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  KALTIO 5/2001: Soile Isokoski - From the Ruukki riverview to the rush of metropolises

In English



Soile Isokoski

From Ruukki Riverview
to Rush of Metropolises

Kaltio 5/01

Text and image: Jussi Vilkuna
English translation: Anniina Vuori

Soile Isokoski, the daughter of a lestadian family, was never supposed to become a singer, let alone an opera singer. Next January, she will debut in New York Metropolitan Opera as the countess in the Marriage of Figaro. She has conquered all the important opera stages in the world.

Soile Isokoski, one of Finland's most successful singers abroad, is proud of her success for it has been achieved by hard work. Fame is the downside of success.
- Although I'm not super famous. It's nice to get noticed of course, but it's not always good to be spotted all the time. Often I would like to disappear in the crowd and be just an ordinary person. That's of course what happens abroad, but gossip moves fast even in metropolises. People can come for a chat on the street and thank me for a performance, I find it astonishing. Although I think I hide quite well behind glasses, Isokoski says.

The advantage of success is that Isokoski has more and more freedom in choosing where and how often she performs in the future. More time is left to spend in Finland.

Isokoski cannot really say where she is from. Nevertheless, not from "somewhere behind Kuopio", as Hannu-Ilari Lampila wrote in the newspaper Helsingin Sanomat after Isokoski won the Lappeenranta singing competition in 1987.
- My father is from central Ostrobothnia, from Raudaskylä in Ylivieska. But I never got to know dad's parents nor much of my relatives on that side.

Isokoski was born in Posio, went to primary school in Ylivieska and secondary school in Ruukki, 50 kilometres south from Oulu. The business college was in Raahe, and cantor and singing studies in Kuopio. And even though Isokoski now officially lives in Helsinki, her career is all around the world.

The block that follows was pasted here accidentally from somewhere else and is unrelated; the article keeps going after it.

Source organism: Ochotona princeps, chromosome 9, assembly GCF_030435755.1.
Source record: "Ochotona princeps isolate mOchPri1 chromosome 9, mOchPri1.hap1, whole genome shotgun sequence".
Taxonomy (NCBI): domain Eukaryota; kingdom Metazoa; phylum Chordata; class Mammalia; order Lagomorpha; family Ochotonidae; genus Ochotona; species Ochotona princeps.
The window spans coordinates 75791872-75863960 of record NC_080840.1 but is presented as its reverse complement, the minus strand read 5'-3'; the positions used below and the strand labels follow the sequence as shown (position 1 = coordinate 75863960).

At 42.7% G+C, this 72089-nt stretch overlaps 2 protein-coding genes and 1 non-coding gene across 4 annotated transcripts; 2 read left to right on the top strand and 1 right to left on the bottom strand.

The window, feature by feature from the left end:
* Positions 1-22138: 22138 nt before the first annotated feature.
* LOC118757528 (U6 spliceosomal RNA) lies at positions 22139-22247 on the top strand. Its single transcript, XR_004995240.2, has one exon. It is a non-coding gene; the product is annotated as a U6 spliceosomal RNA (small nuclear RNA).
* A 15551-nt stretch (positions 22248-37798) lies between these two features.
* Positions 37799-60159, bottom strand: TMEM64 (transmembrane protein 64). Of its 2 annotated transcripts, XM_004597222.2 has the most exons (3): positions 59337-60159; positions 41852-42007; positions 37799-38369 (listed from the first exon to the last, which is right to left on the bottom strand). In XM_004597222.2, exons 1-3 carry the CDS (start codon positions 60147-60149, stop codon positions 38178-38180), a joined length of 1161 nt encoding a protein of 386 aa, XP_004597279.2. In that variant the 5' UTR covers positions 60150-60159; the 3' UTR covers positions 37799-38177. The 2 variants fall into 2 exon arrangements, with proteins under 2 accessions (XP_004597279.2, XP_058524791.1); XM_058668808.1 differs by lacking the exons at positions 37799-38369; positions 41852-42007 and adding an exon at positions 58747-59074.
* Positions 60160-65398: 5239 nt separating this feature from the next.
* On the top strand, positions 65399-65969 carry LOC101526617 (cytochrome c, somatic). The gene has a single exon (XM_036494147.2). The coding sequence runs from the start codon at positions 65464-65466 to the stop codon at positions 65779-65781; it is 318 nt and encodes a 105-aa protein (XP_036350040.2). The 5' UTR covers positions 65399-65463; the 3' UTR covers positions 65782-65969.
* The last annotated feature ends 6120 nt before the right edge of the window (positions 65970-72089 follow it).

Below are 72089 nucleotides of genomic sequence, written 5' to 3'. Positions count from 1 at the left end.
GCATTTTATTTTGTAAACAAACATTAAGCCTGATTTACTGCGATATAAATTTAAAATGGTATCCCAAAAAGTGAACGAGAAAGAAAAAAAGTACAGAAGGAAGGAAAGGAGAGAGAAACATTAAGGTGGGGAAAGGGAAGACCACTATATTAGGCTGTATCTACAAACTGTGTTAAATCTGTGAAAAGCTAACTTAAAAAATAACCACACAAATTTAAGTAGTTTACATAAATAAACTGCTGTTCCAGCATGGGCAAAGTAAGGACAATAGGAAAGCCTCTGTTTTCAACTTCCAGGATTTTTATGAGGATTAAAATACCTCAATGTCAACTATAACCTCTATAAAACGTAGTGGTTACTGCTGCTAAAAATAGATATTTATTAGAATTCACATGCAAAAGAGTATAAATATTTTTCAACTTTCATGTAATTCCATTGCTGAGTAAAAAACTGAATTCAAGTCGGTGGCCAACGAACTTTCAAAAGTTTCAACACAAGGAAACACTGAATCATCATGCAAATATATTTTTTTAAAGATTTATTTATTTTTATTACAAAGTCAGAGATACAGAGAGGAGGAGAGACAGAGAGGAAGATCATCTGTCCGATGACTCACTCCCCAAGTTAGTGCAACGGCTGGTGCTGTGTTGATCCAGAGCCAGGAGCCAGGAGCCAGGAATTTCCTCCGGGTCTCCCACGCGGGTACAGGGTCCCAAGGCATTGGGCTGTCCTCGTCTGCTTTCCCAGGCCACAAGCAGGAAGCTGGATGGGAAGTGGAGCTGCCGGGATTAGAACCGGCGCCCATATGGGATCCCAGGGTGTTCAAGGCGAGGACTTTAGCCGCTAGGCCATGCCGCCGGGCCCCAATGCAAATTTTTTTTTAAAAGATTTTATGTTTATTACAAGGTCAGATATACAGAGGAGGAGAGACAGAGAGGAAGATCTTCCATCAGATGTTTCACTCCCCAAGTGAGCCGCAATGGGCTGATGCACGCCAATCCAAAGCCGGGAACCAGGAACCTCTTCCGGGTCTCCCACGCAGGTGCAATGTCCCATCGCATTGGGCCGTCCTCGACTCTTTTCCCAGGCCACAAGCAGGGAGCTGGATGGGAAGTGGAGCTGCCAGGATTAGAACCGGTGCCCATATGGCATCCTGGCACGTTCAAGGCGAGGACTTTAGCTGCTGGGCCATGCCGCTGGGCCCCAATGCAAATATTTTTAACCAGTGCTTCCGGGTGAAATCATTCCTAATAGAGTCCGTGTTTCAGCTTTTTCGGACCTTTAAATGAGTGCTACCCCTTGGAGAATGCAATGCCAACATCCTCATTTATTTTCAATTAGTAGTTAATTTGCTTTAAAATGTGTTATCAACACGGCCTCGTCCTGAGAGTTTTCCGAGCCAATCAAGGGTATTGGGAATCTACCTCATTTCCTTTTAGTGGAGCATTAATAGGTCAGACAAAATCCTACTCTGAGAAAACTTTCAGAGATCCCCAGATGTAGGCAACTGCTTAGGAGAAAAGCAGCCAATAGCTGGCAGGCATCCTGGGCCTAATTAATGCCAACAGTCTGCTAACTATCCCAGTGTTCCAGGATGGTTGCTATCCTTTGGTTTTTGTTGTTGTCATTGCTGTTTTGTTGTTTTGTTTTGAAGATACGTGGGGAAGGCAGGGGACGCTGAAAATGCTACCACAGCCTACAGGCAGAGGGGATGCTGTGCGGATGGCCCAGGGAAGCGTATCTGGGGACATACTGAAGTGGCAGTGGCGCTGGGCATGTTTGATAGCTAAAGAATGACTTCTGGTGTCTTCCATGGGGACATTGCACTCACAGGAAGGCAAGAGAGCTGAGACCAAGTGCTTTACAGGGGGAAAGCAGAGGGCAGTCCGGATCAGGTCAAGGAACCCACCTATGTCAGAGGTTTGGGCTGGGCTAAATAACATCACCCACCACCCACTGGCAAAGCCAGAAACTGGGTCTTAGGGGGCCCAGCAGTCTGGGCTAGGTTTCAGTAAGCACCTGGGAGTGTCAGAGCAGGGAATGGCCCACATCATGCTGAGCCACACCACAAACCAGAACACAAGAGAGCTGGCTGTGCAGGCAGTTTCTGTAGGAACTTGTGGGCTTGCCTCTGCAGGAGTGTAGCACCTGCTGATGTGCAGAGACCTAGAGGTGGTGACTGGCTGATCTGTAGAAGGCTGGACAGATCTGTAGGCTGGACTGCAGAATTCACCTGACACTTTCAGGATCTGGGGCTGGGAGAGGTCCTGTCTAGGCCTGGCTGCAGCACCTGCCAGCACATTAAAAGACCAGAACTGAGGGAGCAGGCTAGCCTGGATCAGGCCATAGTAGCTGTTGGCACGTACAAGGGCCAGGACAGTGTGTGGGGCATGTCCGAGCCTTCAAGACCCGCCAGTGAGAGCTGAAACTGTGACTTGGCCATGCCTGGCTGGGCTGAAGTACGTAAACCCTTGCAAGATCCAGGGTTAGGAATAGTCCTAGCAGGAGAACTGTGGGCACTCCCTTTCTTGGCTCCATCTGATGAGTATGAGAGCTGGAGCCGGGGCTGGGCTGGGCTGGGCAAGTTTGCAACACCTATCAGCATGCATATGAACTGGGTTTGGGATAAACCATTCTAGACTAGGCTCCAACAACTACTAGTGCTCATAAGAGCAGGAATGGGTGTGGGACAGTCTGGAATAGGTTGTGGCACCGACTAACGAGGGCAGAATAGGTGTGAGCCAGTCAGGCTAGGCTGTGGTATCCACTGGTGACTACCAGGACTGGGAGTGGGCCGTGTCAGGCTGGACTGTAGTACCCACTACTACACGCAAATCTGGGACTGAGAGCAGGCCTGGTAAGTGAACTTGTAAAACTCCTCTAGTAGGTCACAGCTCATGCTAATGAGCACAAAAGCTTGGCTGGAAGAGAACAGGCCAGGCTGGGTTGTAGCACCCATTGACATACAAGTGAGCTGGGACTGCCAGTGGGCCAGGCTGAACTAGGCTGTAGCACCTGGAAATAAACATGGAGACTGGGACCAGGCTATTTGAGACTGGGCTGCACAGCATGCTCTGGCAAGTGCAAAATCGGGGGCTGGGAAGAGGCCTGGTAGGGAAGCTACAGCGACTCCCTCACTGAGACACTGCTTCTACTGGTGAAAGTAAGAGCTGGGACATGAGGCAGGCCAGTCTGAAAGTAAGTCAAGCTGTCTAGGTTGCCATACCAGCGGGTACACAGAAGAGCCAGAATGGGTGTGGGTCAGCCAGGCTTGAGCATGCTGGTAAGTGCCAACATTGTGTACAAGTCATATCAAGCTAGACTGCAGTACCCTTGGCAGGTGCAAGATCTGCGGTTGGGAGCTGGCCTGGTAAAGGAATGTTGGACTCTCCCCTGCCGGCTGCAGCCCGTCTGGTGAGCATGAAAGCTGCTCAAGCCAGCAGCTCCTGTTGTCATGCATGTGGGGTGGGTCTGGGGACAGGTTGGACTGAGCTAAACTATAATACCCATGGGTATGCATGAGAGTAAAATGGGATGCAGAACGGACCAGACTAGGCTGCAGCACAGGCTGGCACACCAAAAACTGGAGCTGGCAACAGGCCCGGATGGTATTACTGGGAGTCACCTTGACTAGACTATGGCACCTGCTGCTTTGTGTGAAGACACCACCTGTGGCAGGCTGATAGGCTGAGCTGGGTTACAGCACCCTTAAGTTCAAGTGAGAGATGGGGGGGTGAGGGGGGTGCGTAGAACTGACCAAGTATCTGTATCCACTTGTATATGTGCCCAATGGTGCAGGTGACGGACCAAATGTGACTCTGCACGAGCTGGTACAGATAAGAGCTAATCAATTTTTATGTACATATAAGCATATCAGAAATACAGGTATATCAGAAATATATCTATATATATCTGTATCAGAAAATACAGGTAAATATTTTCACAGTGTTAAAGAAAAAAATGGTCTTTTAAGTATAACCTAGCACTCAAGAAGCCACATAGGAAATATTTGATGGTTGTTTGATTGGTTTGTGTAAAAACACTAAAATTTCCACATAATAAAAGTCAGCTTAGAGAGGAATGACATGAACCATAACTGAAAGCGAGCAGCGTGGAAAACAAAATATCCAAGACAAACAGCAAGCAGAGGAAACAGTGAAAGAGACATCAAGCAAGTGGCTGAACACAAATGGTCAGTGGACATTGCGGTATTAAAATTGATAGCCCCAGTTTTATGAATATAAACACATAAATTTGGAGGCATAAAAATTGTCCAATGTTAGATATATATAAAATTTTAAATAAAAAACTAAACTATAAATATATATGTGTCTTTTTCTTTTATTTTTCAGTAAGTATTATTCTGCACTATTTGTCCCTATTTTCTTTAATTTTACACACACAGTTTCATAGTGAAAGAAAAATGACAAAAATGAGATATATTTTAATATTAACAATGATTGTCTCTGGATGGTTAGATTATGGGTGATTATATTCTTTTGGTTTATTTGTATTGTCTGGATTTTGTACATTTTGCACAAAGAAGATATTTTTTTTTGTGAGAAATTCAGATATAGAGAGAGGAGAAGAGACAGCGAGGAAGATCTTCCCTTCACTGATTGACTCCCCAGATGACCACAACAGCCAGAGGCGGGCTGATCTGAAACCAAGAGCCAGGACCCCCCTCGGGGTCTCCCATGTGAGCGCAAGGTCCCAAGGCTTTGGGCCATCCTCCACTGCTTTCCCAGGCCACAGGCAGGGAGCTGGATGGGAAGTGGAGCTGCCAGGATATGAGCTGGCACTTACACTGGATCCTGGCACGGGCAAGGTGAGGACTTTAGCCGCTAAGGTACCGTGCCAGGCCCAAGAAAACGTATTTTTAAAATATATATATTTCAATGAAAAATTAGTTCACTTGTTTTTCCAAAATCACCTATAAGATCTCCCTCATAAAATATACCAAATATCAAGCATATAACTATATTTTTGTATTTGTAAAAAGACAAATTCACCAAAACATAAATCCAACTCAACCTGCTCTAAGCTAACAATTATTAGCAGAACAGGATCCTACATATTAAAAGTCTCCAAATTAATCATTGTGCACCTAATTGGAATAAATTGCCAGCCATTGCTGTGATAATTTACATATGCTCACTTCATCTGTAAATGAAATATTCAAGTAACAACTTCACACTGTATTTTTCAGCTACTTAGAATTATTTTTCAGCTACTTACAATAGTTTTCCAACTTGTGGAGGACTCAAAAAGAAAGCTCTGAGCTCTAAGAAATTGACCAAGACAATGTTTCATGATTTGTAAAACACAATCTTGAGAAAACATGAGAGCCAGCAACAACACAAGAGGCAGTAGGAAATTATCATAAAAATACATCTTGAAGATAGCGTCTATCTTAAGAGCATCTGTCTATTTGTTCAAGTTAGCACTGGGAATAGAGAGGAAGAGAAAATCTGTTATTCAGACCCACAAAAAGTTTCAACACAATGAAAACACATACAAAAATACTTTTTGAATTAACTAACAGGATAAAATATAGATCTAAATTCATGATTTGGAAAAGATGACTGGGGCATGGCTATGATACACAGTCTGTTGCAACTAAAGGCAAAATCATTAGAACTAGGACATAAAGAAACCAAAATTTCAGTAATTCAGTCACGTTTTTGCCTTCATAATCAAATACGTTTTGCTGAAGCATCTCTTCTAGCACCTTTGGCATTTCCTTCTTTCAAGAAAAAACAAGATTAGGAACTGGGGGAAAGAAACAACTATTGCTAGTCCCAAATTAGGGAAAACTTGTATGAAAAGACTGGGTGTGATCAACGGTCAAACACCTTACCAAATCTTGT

- Not really coming from any particular place has been a good training for this occupation.

Due to the family's conservative lestadian faith, there was some drama in the beginning of her singing studies: for Soile Isokoski was not supposed to become a singer at all. Music was a natural part of the family's life, but the profession of a singer and performing artist did not even cross young Isokoski's mind.

- Well, we did make music at home a lot and my brother, who was a good player, was a summer organist sometimes. We didn't go to concerts or have a television, but we listened to the radio a lot. We had a record player and I even bought some records. I don't remember there being any limitations for listening classical music. Some other music I listened in secret.

After graduating from Ruukki secondary school in 1975, Soile Isokoski left for Raahe to study in the business college.
- At that point, I didn't consider music as a career.

The two-year long college ended in 1977. Father Sulo had retired from the vocation of Paavola (now Ruukki) bishop a year before and died in January. Perhaps due to the family situation and the fact that business was not close to Soile's heart, she never got the diploma from the business school thanks to one examination she didn't take. Soile worked in school office, post office and grocery store. And sang.

Isokoski had started to study singing in Raahe music school at the same time she was in business school. The young student developed fast. The teacher Sirkka Mattila says that during her 30 years of teaching, she has never met anyone who puts her soul into singing as strongly as Isokoski.
- She is an exceptional talent, immensely fast to learn and good at imitating, which is important in learning. She also learned faster because she was conscientious and didn't forget what she'd learned in the previous lesson, Mattila says.

Part of the singing studies was opera, which was something Isokoski's sisters and brothers in faith scolded her for. Lestadian ideology shuns performing and putting yourself forward. Mattila says that because of this conflict there were lessons where both the student and the teacher cried. Isokoski remembers well the first steps of her singing studies. She says her sorrow was mainly due to her father's death and the fact that the family had just built a new house and had borrowed money for that.